Oh man. I should have taken a picture of this for y'all, but I ate it already! When we think "oatmeal," we usually think "breakfast food." Something dressed with a drizzle of honey, maple syrup, cinnamon, brown sugar, dried fruit, etc. But oatmeal doesn't have to be a sweet breakfast dish. Today was the first day I made my own batch of savory oatmeal. I loosely followed this recipe of Mark Bittman's, and by "loosely," I mean, I finely diced some celery (because I didn't have scallions) and added it to the freshly cooked steel cut oats. I then added a splash of low sodium tamari and a tiny drizzle of sesame oil. No extra cooking required.
Believe me: it was simple and tasty and "lunchy" and satisfying. The celery was just as good as the scallions because I still got the same crunch. The sesame oil and tamari complemented each other as well. The steel cut oats resembled sort of a soft rice in taste and texture.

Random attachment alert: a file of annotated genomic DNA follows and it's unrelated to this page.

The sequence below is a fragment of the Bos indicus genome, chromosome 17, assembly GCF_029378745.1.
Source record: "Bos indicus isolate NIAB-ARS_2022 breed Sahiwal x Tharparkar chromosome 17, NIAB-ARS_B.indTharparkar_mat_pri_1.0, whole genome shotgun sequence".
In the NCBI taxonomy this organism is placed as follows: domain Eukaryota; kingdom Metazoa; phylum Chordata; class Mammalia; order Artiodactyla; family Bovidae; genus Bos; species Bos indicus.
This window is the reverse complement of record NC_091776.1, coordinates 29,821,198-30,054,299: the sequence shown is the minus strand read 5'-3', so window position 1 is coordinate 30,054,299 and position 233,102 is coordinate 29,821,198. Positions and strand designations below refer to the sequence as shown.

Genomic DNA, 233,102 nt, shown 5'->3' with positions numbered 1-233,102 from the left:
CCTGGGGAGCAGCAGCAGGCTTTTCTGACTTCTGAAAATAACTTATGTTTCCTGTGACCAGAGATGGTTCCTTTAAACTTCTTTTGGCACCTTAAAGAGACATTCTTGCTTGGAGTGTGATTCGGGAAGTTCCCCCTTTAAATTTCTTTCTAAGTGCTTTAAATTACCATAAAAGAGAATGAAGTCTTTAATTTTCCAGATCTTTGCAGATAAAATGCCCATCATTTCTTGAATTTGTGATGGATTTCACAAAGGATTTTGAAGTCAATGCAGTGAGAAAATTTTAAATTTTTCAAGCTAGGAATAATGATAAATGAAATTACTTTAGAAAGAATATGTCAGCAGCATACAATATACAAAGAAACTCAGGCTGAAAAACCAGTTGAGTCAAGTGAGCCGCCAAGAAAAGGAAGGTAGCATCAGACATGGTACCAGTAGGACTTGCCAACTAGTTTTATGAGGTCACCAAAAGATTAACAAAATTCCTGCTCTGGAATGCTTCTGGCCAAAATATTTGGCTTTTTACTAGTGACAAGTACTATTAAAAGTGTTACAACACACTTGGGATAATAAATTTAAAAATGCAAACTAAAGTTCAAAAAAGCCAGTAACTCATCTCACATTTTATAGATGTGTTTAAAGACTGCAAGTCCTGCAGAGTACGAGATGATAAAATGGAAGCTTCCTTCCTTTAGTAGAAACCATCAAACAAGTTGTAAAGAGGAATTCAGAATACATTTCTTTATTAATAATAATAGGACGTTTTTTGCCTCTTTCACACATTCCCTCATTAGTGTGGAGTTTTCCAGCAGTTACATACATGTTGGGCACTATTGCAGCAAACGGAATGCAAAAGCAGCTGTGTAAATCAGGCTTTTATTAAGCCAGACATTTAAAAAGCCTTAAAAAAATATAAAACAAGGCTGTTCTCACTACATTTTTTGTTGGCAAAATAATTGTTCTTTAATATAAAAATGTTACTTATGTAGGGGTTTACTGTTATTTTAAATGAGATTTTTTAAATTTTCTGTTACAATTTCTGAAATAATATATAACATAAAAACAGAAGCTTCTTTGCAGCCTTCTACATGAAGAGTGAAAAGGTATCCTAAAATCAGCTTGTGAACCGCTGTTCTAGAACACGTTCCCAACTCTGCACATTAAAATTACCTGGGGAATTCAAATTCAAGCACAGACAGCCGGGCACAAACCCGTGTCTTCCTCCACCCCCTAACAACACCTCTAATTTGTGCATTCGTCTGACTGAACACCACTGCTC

Oatmeal for lunch and dinner. Try it.
Quick Savory Oatmeal
1 c. quick cooking steel cut oats
2 c. boiling water
2 tbs. finely diced celery or scallions
1 tbs. low sodium soy sauce or tamari
seasame oil for drizzling
Cook the oats according to directions on package. If using a stovetop, bring the oats and water to a boil on high heat, then lower the heat and stir frequently for five minutes. If using a microwave, add boiling water to the oats and microwave in a large bowl for 3 minutes, stir, then microwave for another two minutes. (Note: when microwaving, make sure the bowl is twice as big as you think you'll need. The oats and water will "puff up" during cooking, and if your bowl isn't big enough, you'll wind up cleaning up your lunch or dinner rather than eating it.)
Once the oats are cooked, quickly add the vegetables, a splash of tamari, and a drizzle of sesame oil. Stir to combine. Wait several minutes for the oats to cool.